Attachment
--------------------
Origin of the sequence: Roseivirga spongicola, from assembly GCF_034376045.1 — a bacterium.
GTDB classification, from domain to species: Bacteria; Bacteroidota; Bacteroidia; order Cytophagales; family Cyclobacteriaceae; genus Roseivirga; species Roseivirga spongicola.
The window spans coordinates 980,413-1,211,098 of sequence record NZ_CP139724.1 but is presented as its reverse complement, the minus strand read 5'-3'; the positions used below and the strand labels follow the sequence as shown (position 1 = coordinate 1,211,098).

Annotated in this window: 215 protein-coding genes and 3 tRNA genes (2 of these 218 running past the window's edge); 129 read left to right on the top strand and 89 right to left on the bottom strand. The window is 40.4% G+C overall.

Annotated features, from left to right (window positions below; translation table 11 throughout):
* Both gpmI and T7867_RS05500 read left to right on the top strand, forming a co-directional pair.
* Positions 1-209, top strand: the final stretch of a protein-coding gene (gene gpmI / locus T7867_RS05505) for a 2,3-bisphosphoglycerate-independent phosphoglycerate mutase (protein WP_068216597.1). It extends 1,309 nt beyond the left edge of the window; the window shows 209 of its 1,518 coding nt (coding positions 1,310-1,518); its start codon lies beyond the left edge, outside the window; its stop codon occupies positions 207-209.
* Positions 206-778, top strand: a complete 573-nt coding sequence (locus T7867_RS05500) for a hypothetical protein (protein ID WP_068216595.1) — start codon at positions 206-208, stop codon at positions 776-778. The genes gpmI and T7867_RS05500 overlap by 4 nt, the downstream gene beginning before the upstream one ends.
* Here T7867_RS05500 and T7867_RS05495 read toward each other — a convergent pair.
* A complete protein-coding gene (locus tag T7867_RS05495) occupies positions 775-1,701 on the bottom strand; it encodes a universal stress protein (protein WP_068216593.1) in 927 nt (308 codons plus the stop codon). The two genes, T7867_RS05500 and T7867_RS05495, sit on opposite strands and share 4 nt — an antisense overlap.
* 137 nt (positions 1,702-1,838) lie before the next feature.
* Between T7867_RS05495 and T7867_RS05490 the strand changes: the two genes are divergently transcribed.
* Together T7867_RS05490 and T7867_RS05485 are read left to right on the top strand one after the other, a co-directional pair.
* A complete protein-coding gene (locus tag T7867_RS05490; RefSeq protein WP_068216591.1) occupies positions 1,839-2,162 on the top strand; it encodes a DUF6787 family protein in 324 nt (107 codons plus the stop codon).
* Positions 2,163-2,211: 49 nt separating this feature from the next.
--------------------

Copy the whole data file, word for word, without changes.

Origin of the sequence: Roseivirga spongicola, from assembly GCF_034376045.1 — a bacterium.
GTDB classification, from domain to species: Bacteria; Bacteroidota; Bacteroidia; order Cytophagales; family Cyclobacteriaceae; genus Roseivirga; species Roseivirga spongicola.
The window spans coordinates 980,413-1,211,098 of sequence record NZ_CP139724.1 but is presented as its reverse complement, the minus strand read 5'-3'; the positions used below and the strand labels follow the sequence as shown (position 1 = coordinate 1,211,098).

Annotated in this window: 215 protein-coding genes and 3 tRNA genes (2 of these 218 running past the window's edge); 129 read left to right on the top strand and 89 right to left on the bottom strand. The window is 40.4% G+C overall.

Annotated features, from left to right (window positions below; translation table 11 throughout):
* Both gpmI and T7867_RS05500 read left to right on the top strand, forming a co-directional pair.
* Positions 1-209, top strand: the final stretch of a protein-coding gene (gene gpmI / locus T7867_RS05505) for a 2,3-bisphosphoglycerate-independent phosphoglycerate mutase (protein WP_068216597.1). It extends 1,309 nt beyond the left edge of the window; the window shows 209 of its 1,518 coding nt (coding positions 1,310-1,518); its start codon lies beyond the left edge, outside the window; its stop codon occupies positions 207-209.
* Positions 206-778, top strand: a complete 573-nt coding sequence (locus T7867_RS05500) for a hypothetical protein (protein ID WP_068216595.1) — start codon at positions 206-208, stop codon at positions 776-778. The genes gpmI and T7867_RS05500 overlap by 4 nt, the downstream gene beginning before the upstream one ends.
* Here T7867_RS05500 and T7867_RS05495 read toward each other — a convergent pair.
* A complete protein-coding gene (locus tag T7867_RS05495) occupies positions 775-1,701 on the bottom strand; it encodes a universal stress protein (protein WP_068216593.1) in 927 nt (308 codons plus the stop codon). The two genes, T7867_RS05500 and T7867_RS05495, sit on opposite strands and share 4 nt — an antisense overlap.
* 137 nt (positions 1,702-1,838) lie before the next feature.
* Between T7867_RS05495 and T7867_RS05490 the strand changes: the two genes are divergently transcribed.
* Together T7867_RS05490 and T7867_RS05485 are read left to right on the top strand one after the other, a co-directional pair.
* A complete protein-coding gene (locus tag T7867_RS05490; RefSeq protein WP_068216591.1) occupies positions 1,839-2,162 on the top strand; it encodes a DUF6787 family protein in 324 nt (107 codons plus the stop codon).
* Positions 2,163-2,211: 49 nt separating this feature from the next.